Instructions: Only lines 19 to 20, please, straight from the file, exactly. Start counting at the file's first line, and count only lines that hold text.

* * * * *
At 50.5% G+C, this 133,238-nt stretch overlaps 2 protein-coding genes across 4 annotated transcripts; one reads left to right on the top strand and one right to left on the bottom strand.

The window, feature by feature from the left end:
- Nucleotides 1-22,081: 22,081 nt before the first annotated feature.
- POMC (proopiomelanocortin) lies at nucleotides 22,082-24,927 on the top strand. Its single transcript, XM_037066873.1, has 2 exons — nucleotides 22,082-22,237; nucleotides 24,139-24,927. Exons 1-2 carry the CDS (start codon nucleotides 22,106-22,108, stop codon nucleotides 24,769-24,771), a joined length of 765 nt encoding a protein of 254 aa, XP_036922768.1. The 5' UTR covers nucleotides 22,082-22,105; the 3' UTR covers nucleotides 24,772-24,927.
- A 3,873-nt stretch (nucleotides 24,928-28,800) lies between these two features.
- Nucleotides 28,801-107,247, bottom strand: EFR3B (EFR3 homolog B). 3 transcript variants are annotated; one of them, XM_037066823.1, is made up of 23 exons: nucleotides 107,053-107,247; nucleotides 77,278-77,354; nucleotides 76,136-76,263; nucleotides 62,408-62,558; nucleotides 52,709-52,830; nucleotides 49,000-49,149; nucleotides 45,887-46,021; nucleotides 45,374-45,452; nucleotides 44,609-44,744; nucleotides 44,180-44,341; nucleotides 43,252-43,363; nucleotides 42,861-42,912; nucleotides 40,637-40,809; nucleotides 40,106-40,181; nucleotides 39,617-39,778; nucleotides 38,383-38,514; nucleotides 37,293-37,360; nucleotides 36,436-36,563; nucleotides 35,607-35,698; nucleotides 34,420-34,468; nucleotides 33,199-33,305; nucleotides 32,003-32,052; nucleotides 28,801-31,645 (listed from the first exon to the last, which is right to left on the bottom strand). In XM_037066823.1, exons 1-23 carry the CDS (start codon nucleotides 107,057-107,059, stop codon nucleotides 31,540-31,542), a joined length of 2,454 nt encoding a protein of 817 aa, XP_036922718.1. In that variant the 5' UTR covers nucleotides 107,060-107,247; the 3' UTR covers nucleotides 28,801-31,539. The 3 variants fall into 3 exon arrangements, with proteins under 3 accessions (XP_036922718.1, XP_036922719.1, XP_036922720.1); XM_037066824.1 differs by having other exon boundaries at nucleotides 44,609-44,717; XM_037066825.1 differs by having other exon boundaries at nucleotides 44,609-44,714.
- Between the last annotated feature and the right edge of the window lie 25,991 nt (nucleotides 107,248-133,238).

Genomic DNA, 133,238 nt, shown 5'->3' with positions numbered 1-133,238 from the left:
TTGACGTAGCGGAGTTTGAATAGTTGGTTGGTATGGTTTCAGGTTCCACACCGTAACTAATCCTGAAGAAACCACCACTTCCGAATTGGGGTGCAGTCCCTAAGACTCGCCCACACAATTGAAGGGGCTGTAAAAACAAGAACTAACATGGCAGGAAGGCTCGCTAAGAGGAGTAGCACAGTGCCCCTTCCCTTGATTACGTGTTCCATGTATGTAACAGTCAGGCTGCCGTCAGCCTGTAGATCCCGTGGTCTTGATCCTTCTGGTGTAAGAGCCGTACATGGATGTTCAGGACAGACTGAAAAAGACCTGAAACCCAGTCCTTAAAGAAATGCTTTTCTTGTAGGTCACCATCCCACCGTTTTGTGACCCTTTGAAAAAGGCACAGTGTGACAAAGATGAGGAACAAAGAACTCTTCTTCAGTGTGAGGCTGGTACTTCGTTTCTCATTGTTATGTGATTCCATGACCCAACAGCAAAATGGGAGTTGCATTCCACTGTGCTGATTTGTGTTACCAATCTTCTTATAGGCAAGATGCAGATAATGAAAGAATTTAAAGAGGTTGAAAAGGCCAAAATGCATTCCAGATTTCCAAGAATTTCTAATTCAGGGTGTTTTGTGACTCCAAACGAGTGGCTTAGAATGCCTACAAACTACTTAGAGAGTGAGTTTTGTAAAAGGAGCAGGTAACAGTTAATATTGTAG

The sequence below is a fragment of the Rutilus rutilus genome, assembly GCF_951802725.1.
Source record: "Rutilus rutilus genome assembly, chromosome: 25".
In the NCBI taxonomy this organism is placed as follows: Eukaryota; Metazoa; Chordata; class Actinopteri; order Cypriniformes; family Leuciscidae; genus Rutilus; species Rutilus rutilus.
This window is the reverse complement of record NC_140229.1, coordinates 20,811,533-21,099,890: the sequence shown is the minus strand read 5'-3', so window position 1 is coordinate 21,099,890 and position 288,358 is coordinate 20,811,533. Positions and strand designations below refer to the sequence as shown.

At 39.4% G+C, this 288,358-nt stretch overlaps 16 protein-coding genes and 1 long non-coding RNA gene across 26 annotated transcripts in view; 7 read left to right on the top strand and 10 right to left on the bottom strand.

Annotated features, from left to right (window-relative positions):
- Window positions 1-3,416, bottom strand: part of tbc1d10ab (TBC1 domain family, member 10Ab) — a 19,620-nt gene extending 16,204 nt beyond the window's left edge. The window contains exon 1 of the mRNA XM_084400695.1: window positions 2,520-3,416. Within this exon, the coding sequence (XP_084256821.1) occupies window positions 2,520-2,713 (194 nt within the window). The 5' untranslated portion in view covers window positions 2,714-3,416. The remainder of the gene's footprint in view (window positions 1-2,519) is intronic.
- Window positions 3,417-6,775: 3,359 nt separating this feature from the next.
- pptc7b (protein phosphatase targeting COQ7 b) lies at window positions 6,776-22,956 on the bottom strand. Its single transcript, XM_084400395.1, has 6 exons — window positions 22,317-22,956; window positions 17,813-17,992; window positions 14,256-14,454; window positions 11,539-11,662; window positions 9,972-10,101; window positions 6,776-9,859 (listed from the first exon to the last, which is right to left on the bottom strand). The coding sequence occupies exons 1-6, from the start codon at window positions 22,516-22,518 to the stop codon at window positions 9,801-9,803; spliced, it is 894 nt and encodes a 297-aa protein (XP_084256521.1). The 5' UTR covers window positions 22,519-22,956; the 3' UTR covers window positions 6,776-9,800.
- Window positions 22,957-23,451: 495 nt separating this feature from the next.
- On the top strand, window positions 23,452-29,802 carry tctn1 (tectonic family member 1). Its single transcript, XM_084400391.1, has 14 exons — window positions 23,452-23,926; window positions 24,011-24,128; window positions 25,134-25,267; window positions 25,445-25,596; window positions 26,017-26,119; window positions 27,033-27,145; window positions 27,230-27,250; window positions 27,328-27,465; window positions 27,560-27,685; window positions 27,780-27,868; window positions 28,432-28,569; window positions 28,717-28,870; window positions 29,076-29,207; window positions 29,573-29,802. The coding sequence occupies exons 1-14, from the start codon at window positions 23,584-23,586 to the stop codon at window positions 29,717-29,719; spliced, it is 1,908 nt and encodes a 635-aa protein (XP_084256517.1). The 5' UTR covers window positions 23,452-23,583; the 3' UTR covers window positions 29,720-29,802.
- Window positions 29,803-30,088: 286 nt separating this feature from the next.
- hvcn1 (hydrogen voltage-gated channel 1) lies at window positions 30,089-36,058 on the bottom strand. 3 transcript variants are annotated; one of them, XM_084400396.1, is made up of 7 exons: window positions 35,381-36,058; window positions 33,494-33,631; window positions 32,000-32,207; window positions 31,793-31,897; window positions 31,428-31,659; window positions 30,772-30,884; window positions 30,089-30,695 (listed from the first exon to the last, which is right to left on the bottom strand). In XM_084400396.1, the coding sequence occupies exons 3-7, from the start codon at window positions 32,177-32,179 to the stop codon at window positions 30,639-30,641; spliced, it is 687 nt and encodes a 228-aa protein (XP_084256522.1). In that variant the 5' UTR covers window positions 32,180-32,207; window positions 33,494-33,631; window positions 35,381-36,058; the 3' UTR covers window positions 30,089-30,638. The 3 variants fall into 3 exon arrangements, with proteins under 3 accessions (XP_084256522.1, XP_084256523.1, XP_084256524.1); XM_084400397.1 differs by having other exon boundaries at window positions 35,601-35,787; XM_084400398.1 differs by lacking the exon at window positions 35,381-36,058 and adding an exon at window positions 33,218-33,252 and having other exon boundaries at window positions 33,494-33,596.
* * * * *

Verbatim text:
- Window positions 22,957-23,451: 495 nt separating this feature from the next.
- On the top strand, window positions 23,452-29,802 carry tctn1 (tectonic family member 1). Its single transcript, XM_084400391.1, has 14 exons — window positions 23,452-23,926; window positions 24,011-24,128; window positions 25,134-25,267; window positions 25,445-25,596; window positions 26,017-26,119; window positions 27,033-27,145; window positions 27,230-27,250; window positions 27,328-27,465; window positions 27,560-27,685; window positions 27,780-27,868; window positions 28,432-28,569; window positions 28,717-28,870; window positions 29,076-29,207; window positions 29,573-29,802. The coding sequence occupies exons 1-14, from the start codon at window positions 23,584-23,586 to the stop codon at window positions 29,717-29,719; spliced, it is 1,908 nt and encodes a 635-aa protein (XP_084256517.1). The 5' UTR covers window positions 23,452-23,583; the 3' UTR covers window positions 29,720-29,802.